I hope the things you love are the things that fill your days as we stride toward the finish line of this good year.

Dickensian

Once my dad read a manuscript I’d written, and he wondered if the plots weren’t a little too dramatic. Dickensian, he called it. Did I, he wondered, really mean to make such tragic, permanent things happen to my characters? This might surprise you if you read my books (and if you don’t, let’s just say they’re more character-heavy than plot-heavy, as a rule). But lately I’ve had cause to wonder if the ideal book pitch isn’t swinging back Dickens’ way.

Not that I’m some literary novelist (don’t be ridiculous), but I really enjoy reading (and writing) quieter stories where WHAT HAPPENS is not so important as the people to whom it happens. I tell my writing classes, “I don’t care what happens until I care who it happens to.” (Because I love to break rules about ending sentences with “to” and also because I mean it.) What if I’m the minority?

I am in my classroom now, so I can’t look for this book that I’m thinking of, but a few years ago I read a delightful middle-grade novel that was so unsubtly Dickensian that I laughed my way all the way through it (like I was supposed to). Is that the way I should be structuring my stories’ plots and conflicts? Strange benefactors, the creepy elderly, cartoonish villains with angular knees and elbows, all the orphans, death lurking around every corner?

{UPDATE: The story is called SOLOMON SNOW AND THE SILVER SPOON. It’s adorable.}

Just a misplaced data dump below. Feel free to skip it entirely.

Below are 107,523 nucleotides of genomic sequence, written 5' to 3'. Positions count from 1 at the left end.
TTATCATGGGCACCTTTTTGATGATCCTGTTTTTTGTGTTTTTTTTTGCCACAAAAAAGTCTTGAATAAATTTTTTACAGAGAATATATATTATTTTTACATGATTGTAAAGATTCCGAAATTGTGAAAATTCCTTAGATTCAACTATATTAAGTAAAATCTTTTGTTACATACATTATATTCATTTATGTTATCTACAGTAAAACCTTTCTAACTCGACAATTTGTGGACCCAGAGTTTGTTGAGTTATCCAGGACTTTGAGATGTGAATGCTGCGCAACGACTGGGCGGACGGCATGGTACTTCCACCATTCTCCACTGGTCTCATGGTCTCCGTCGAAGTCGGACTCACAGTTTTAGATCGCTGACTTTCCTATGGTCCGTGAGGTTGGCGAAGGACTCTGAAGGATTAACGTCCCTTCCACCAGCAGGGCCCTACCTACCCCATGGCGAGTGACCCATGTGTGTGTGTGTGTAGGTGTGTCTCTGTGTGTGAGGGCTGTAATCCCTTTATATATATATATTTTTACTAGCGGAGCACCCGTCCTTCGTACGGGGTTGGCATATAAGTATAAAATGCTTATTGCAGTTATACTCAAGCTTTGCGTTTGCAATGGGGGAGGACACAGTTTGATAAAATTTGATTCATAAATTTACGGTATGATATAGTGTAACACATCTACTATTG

These are the thoughts. No answers. Ideas and wonderment and more and more thoughts.

The thing about Outlining

Serious writers outline. Everyone knows this. They create visualization boards and put awesome color-coded cards on corkboards with pushpins. They keep character bibles. They plan out Three Main Points of Action, they catalog the Try-Fail cycles, they draw sweeping character arcs.

I try to do these things. I try to be an outliner.

I can’t.

I write like a toddler playing with shiny glass beads. I play at it, which I am aware is not the world’s best work ethic. But it’s fun, and sometimes I allow myself to remember that writing is fun.

When I try to write like someone else, I find that less happens on the page. I think I finally figured out why. Here’s today’s epiphany. I love the discovery parts of writing. The starting from a point of conflict (usually emotional, but physical works, too) and growing a character inside a situation that will become clear later, when I feel like writing the scene where that stuff gets decided. The beginning with a conversation and building out into an interaction that grows into a written relationship… that’s the kind of writing that I love to do. Discovery-work.

Which still somehow feels LESS than it should be. So I try the other ways. I write an outline, and I make scene cards and they’re numbered and they have handwritten notes about what should happen in scenes, and then I put those cards up on a corkboard with red pushpins. And it looks really pretty, and I have NO FUN writing those scenes.

I think it’s because I already did the discovery-work part, and everything left over is work-work. And the rest of today’s epiphany? I don’t have to eliminate discovery-work. I don’t need to write like anyone else does. I don’t have to keep the charts, or learn how to use Excel, or color code my world (as much as I would love to do that part). I can write the way I write and take as long as it takes and put the words on the page as they come into my heart, and not worry so much that my mind doesn’t have a plan. Because the words want to be written. They want to exist on pages. They want to be shared, and they’ll come, even if it’s all out of order and skeewampus for a few drafts. The characters want to grow and become and flourish and try and fail and succeed and love and laugh, and they will, even if it’s in a different way than most people make it happen.